Con Edison has a 'smart' solution to power outages
by Holly Tsang
Jul 13, 2010 | 892 views | 0 0 comments | 19 19 recommendations | email to a friend | print
With all the power outages in Queens and Brooklyn caused by the recent heat wave, New Yorkers are once again demanding to know how Con Edison will better serve its 3 million customers moving forward.

Con Ed's response is a smart grid system, which uses several technologies to foster two-way flow of energy and information between customers and utilities, more easily integrate greener energy resources into the electric system, and find and fix problems on the grid faster.

“Our goal was to create a communications tool that simplified the complexities of smart grid,” said Marie Berninger of the company's Third Generation Systems of the Future Department. “We wanted to show how elements such as intelligent grid systems and solar energy fall into our vision of smart grid.”

Con Ed was awarded $181 million in stimulus funds last year by the Department of Energy. In August, an 18-month, $6 million pilot program was launched in the northwestern Queens neighborhoods of Woodside, Sunnyside, Astoria, and Long Island City.

The neighborhoods were chosen because they presented a fair mix of residential, commercial, and industrial usages, and because Con Ed has a training facility in Long Island City.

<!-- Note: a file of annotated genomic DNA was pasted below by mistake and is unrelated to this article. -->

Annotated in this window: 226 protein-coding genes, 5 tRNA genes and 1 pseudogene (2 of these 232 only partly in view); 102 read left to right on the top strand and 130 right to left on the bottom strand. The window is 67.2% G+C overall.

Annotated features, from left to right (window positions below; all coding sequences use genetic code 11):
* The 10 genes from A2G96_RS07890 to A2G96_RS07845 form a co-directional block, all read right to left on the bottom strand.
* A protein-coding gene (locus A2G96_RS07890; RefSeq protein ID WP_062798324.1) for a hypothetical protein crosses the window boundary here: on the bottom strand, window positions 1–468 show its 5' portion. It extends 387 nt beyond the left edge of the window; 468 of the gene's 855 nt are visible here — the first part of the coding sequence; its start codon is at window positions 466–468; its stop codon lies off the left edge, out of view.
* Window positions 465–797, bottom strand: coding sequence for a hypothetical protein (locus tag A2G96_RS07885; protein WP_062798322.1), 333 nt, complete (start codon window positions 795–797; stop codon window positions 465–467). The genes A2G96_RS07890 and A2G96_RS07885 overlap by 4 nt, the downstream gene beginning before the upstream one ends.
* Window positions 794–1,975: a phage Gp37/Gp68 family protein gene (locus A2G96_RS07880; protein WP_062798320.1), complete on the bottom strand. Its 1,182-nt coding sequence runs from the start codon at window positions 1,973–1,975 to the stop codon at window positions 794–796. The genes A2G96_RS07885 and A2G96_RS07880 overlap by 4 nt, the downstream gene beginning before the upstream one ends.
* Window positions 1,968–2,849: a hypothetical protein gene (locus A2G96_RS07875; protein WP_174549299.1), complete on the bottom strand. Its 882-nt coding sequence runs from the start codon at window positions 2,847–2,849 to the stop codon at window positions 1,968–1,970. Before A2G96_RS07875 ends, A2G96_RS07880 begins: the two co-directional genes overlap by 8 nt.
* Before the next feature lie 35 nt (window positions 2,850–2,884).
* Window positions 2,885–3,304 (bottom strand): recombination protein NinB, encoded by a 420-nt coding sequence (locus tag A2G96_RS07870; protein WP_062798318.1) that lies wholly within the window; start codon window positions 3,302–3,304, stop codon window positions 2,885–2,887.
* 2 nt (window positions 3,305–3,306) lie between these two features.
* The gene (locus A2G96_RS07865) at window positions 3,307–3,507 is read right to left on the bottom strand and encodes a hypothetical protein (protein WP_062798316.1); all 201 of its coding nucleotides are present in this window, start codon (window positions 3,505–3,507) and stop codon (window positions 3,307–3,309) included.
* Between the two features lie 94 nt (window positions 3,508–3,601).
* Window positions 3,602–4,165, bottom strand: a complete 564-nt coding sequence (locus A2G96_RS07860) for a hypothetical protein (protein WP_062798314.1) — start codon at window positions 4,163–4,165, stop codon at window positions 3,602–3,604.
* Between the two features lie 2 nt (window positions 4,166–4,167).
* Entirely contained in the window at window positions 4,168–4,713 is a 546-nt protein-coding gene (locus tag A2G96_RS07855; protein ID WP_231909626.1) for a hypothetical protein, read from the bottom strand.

According to Sara Banda, a spokesperson for Con Ed, 1,300 of 1,500 smart meters have been installed thus far. The smart meters are similar to current meters except that they allow for two-way communication: customers can monitor their energy consumption, as can Con Ed, allowing the company to anticipate spikes in energy usage.

“Both the company and customer would have more information,” said Banda. She added, “In the future, if a customer has an outage in their home, we would know without the customer having to call us.”

The pilot also includes plans to install one or two electric vehicle charging stations, which will be tested on Con Ed property.

Asked if the pilot neighborhoods were less susceptible to the blackouts that plagued other areas last week, Banda said that because not all meters have been installed and much information is still unavailable, it would be impossible to figure out the correlation until after the pilot's conclusion.

“This project in Queens is a foundation for a system-wide smart grid,” said Banda. “We are testing how these technologies function individually and together, and ultimately it's about enhancing reliability and communication with our customers.”

To see an animation on how smart grid works, visit Con Edison's website.

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